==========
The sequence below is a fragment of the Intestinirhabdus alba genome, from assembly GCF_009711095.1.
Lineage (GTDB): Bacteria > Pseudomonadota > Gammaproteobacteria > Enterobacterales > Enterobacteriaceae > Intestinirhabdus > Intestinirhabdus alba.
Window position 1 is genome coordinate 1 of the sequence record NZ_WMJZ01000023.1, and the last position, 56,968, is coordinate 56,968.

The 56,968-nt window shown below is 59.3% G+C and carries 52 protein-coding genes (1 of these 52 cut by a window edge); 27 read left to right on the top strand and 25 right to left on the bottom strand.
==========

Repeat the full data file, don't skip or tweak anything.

The sequence below is a fragment of the Intestinirhabdus alba genome, from assembly GCF_009711095.1.
Lineage (GTDB): Bacteria > Pseudomonadota > Gammaproteobacteria > Enterobacterales > Enterobacteriaceae > Intestinirhabdus > Intestinirhabdus alba.
Window position 1 is genome coordinate 1 of the sequence record NZ_WMJZ01000023.1, and the last position, 56,968, is coordinate 56,968.

The 56,968-nt window shown below is 59.3% G+C and carries 52 protein-coding genes (1 of these 52 cut by a window edge); 27 read left to right on the top strand and 25 right to left on the bottom strand.